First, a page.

US – Plenty Unlimited is building the world’s largest and most advanced vertical farming research center in Laramie, Wyoming, parallel to two other projects.

The facility is supported by a US$20 million grant from the State of Wyoming through the Wyoming Business Council to the City of Laramie to help with construction and infrastructure costs.

Additional funding, land, and support for the project are being provided by the City of Laramie and the Laramie Chamber Business Alliance (LCBA). Construction of the facility begins later this year and will open in early 2025.

Plenty’s new research center is projected to be a more than 60,000-square-foot facility built on 16 acres of land in the Cirrus Sky Technology park in Laramie.

The new facility will double Plenty’s research space compared to the Laramie facility it has occupied since 2016, diversify its research environments, and support the transition of new crops to commercial farms by incorporating areas that more closely mirror Plenty farm environments.

Plenty CEO Arama Kukutai said: “Creating this new center of excellence greatly expands Plenty’s ability to transform indoor agriculture. We’ve already built one of the top indoor farming research ecosystems in the world in Wyoming.”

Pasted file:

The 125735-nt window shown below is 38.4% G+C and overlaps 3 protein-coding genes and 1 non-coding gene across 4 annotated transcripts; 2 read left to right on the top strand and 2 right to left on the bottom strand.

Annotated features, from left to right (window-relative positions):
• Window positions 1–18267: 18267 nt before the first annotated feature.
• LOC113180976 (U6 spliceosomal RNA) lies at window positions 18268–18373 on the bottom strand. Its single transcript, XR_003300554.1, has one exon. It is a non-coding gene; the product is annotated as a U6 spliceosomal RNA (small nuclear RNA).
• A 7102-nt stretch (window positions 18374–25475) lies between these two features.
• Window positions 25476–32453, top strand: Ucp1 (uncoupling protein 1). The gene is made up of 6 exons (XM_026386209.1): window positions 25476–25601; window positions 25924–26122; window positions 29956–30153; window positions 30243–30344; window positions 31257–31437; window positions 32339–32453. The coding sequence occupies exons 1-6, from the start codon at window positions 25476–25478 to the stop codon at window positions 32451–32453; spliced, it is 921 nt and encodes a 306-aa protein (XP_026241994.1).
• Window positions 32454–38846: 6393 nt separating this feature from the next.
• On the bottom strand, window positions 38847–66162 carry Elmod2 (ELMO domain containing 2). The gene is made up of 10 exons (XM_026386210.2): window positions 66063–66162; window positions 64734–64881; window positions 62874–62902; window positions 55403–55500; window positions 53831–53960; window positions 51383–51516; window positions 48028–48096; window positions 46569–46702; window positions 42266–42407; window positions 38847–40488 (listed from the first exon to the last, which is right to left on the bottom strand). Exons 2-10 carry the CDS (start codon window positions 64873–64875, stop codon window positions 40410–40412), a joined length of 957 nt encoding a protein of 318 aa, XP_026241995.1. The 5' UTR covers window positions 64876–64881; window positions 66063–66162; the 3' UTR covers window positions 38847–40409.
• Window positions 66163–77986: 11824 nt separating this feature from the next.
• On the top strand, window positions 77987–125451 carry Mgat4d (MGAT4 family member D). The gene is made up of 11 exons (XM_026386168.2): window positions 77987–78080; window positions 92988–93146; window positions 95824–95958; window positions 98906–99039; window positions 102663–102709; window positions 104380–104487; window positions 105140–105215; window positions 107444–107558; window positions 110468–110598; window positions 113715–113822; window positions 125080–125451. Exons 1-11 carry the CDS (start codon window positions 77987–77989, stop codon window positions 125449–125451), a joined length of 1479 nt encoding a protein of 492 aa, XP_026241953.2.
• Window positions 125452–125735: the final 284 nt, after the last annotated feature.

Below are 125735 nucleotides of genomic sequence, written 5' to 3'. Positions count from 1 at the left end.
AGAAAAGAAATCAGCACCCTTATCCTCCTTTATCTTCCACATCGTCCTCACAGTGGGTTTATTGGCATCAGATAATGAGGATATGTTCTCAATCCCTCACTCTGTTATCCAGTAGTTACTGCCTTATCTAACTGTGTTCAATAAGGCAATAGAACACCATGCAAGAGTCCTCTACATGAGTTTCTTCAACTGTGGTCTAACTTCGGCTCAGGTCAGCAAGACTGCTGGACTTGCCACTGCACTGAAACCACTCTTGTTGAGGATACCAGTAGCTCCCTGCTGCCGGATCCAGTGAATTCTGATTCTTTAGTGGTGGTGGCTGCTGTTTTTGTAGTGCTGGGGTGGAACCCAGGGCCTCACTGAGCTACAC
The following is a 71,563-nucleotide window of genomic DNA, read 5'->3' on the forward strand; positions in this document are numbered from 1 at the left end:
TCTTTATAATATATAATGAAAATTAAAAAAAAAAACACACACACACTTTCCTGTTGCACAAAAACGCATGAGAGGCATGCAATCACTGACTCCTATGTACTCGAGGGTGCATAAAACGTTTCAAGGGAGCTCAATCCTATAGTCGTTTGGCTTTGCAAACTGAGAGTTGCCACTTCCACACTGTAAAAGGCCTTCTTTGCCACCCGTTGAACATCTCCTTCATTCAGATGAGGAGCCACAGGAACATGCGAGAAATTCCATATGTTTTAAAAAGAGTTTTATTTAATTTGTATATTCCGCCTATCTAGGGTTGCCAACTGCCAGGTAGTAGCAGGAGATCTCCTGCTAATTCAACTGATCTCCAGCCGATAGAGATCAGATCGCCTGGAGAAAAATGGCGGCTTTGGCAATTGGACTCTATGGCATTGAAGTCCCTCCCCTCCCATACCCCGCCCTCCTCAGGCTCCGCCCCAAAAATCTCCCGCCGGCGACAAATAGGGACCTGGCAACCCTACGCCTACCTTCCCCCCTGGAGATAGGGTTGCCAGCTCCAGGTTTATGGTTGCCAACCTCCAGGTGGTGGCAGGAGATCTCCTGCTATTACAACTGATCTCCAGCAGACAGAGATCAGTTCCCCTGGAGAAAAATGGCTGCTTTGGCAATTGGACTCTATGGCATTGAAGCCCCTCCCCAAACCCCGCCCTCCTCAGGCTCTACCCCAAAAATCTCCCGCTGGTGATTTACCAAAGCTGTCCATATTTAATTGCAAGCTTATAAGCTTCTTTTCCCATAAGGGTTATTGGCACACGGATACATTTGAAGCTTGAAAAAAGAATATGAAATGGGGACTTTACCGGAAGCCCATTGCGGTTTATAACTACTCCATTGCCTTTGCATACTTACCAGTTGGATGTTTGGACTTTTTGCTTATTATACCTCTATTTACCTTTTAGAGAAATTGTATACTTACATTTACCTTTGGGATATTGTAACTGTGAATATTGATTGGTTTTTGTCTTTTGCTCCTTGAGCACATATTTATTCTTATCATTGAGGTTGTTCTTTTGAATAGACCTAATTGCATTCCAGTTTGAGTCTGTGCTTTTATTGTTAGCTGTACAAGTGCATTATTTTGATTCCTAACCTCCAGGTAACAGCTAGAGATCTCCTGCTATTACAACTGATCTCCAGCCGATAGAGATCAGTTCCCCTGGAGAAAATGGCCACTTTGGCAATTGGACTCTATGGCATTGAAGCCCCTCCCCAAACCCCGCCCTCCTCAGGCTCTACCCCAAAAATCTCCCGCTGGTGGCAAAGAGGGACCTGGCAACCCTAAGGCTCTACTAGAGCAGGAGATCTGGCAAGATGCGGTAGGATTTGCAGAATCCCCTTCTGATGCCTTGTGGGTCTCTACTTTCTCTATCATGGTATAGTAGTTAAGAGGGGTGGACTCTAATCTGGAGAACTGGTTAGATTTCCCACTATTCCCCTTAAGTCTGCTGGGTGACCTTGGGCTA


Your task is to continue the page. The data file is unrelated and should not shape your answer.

“Our new facility will expand our capability to grow the widest variety of crops, which is key to unlocking the potential of this category and addresses a major limitation for the industry today. This continued commitment to innovation is what’s needed to push indoor farming forward and make fresh food accessible to everyone.”

Plenty’s team and research work will transfer to the new facility from its current Laramie location once it’s completed.

The company is also building the world’s most advanced, vertical, indoor farm in Compton, California, and the world’s largest indoor vertical farm campus near Richmond, Virginia, which will expand its R&D in the vertical farming field.

The Plenty Richmond Farm Campus will mark the business’ expansion beyond the West Coast in a partnership with long-term investor and fruit grower Driscoll’s.

“Several” farms will be built on the complex over the six years, with the first cultivating strawberries, followed by leafy greens and tomatoes, with an ultimate annual yield goal of 20 million pounds.

Plenty said the first batches of strawberries grown in a controlled indoor environment at Richmond will arrive in retailers in the 2023-24 winter season.

However, while vertical farming is expanding around the world, it is an expensive business requiring huge capital outlays and technological inputs. Produce prices are not yet comparable with traditionally grown greens and fruits, and companies operating in the sector have struggled to turn a profit.

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